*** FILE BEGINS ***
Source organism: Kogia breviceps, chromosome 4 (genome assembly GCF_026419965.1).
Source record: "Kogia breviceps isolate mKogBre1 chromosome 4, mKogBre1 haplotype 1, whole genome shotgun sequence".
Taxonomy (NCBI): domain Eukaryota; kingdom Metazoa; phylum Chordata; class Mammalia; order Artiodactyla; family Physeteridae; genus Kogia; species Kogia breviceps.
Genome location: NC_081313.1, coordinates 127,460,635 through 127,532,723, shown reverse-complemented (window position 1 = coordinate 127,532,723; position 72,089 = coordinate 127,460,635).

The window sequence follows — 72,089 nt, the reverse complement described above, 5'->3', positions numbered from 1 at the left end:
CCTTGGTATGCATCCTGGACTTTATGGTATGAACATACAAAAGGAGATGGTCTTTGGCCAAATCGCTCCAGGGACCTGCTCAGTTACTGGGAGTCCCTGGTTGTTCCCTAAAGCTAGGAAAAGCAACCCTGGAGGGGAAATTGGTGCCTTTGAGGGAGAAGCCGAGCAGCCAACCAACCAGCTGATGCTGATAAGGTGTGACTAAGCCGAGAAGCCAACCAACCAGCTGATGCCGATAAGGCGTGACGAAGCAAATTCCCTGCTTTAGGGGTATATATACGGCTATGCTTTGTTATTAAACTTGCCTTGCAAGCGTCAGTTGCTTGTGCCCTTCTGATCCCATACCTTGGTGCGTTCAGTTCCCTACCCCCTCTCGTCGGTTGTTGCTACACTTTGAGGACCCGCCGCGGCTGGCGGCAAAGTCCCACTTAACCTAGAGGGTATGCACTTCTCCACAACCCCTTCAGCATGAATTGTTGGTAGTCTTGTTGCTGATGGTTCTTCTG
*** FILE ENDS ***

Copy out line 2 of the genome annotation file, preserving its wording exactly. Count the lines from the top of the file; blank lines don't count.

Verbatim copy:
Source record: "Kogia breviceps isolate mKogBre1 chromosome 4, mKogBre1 haplotype 1, whole genome shotgun sequence".